Coverage: EU Elections Memo

/Coverage: EU Elections Memo

The team’s research on junk news during the 2019 EU elections has been widely covered, including in the following:

BBC: European elections 2019: Facebook and Twitter under the spotlight

The Oxford study found that under 4% of stories on Twitter came from junk news sources, defined as outlets publishing deliberately misleading, deceptive or incorrect information. That figure did, however, rise to 21% in Poland.

But on Facebook, while mainstream news was more visible, stories from junk news sources proved far more engaging. In English, for example, the average junk news story got four times as many likes and other Facebook interactions as a story from a professional news organisation.

Junk news which proved popular included suggestions that a Dutch politician wanted a halal beach in The Hague, a story that a Muslim girl had been killed by her family and dumped in a river for being too “Westernised”, and a report that Vladimir Putin had offered financial assistance to rebuild Notre Dame Cathedral.

New York Times: Fake News Changes Shape as EU Heads Into Elections

Oxford University researchers studying tweets related to the EU elections found that only a small fraction came from Russian or “junk news” sources while mainstream news stories dominated.

However, some junk news stories can be several times more popular than those from professional media organizations, with the most successful centered on populist themes such as anti-immigration and Islamophobia while few attacked European leaders and parties or voiced skepticism about the EU, according to the researchers, who compiled about 585,000 tweets in seven European languages.

“Almost none of the junk we found circulating online came from known Russian sources,” said Nahema Marchal, a researcher at the Oxford Internet Institute. “Instead, it is homegrown, hyper-partisan and alternative media that dominate.”

Financial Times: Online propaganda: how safe were the European parliament elections? (Video)

Nahema Marchal: “Any given story by a junk news outlet tends to be a lot more engaging. Junk news is emotive. It tends to rely on click-bait and often taps into base emotions like fear or outrage, and that’s something that drives engagement on social media…

Despite all the concerns that were raised before the election, we find very low levels of junk news overall. And even more strikingly, very few of these links redirected to known Russian sources of misinformation. While the attention was on foreign interference, potentially Russian interference, that was not reflected in our data.”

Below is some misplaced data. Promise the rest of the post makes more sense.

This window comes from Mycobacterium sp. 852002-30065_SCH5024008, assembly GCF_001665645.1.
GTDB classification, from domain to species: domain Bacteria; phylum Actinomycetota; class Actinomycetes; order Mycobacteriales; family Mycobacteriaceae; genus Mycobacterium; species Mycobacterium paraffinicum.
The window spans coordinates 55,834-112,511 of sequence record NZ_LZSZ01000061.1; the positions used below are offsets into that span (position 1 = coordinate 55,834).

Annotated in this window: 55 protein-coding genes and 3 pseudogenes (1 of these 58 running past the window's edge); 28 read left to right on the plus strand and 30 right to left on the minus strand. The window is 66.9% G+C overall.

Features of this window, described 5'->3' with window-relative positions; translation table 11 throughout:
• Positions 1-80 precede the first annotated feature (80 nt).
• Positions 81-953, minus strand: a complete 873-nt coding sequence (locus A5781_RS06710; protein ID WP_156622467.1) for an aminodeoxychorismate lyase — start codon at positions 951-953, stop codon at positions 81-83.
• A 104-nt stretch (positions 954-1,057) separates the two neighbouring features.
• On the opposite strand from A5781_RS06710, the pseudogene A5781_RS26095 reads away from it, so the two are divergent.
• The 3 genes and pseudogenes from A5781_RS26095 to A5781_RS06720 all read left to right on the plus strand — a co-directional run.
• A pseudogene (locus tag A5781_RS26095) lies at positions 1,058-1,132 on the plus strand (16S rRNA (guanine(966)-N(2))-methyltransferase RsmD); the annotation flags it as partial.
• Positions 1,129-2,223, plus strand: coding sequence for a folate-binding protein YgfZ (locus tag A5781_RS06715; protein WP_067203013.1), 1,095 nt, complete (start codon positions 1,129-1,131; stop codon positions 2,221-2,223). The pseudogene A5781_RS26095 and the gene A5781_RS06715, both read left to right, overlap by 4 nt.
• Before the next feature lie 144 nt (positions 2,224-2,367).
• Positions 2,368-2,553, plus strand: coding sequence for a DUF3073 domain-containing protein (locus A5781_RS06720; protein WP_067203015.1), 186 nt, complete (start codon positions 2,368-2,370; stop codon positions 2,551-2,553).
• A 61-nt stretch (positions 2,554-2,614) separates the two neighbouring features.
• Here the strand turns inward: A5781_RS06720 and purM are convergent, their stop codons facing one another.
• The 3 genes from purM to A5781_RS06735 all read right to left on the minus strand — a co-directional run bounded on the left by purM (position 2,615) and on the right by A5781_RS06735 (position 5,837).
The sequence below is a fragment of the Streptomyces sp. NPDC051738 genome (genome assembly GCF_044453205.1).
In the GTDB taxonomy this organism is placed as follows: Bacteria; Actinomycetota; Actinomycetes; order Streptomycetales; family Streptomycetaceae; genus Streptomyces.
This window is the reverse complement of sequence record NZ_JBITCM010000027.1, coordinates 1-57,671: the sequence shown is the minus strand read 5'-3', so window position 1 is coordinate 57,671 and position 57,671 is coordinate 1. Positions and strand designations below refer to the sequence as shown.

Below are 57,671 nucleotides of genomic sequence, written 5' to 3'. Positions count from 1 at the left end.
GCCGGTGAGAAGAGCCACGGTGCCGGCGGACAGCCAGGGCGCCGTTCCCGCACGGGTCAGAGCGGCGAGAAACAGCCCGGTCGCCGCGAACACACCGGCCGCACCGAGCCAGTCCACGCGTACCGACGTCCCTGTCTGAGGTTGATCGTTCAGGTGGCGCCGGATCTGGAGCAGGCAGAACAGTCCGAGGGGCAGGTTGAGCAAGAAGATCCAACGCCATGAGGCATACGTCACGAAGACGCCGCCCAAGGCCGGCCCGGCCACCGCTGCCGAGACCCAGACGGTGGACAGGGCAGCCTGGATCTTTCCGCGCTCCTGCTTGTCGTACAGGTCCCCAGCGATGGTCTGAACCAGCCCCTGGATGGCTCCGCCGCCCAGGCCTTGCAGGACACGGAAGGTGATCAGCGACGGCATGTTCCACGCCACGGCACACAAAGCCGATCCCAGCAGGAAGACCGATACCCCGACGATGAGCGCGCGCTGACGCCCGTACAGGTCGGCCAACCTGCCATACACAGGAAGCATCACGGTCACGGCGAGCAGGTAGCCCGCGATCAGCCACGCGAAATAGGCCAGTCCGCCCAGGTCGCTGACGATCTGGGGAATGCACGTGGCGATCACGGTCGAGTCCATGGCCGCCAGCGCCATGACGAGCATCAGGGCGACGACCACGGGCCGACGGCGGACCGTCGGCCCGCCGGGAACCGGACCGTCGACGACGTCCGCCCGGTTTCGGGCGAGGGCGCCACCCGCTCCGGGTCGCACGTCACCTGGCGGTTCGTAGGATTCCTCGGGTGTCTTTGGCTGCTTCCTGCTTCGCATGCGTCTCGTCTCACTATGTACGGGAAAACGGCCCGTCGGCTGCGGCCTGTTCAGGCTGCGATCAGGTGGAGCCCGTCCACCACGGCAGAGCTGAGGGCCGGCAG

Reuters: Echo chambers – Fake news fact-checks hobbled by low reach, study shows

In Poland – where junk news made up 21% of traffic compared to an average of 4% circulating on Twitter in seven major European languages over one month before the vote, according to the Oxford study – content issued by fact-checkers was mainly shared among those opposed to the ruling Law and Justice party.

The most successful posts by six Polish fact-checkers scrutinised campaign finance, the murder of a prominent opposition politician and child abuse by the Catholic church.

NBC:  ‘Junk news’ gets higher engagement before E.U. elections, Oxford study finds

The sources of the content stoking these divides in the Oxford study differ from some previous findings. Russia is always a top suspect when it comes to online misinformation targeted at elections, but known Russian sources comprised only a handful of links, the researchers found. Along with “junk” news and information sources, known Russian sources counted for only 4 percent of the overall content during the period examined.

CNBC: ‘Junk news’ gets massive engagement on Facebook ahead of EU elections, study finds

Misleading news stories from doubtful sources drew in as much engagement on Facebook as articles from legitimate sources in the run up to European elections, according to a study from Oxford University.

The findings, published Tuesday by the Oxford Internet Institute, said individual so-called “junk news” stories got up to four times as many shares, likes and comments as content from reputable sources.

Junk news was defined by the institute as articles from outlets that publish “deliberately misleading, deceptive or incorrect information,” typically with an ideological slant.

TechCrunch: Facebook still a great place to amplify pre-election junk news, EU study finds

The study also examined how junk news spread on Twitter  during the pre-EU election period, with the researchers finding that less than 4% of sources circulating on Twitter’s platform were junk news (or “known Russian sources”) — with Twitter users sharing far more links to mainstream news outlets overall (34%) over the study period.

Although the Polish language sphere was an exception — with junk news making up a fifth (21%) of EU election-related Twitter traffic in that outlying case.

Returning to Facebook, while the researchers do note that many more users interact with mainstream content overall via its platform, noting that mainstream publishers have a higher following and so “wider access to drive activity around their content” and meaning their stories “tend to be seen, liked, and shared by far more users overall”, they also point out that junk news still packs a greater per story punch — likely owing to the use of tactics such as clickbait, emotive language, and outrage mongering in headlines which continues to be shown to generate more clicks and engagement on social media.